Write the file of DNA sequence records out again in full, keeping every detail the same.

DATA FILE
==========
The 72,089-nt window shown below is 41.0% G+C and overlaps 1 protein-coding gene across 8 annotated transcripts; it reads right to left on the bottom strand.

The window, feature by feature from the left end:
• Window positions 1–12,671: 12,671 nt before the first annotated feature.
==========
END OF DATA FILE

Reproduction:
The 72,089-nt window shown below is 41.0% G+C and overlaps 1 protein-coding gene across 8 annotated transcripts; it reads right to left on the bottom strand.

The window, feature by feature from the left end:
• Window positions 1–12,671: 12,671 nt before the first annotated feature.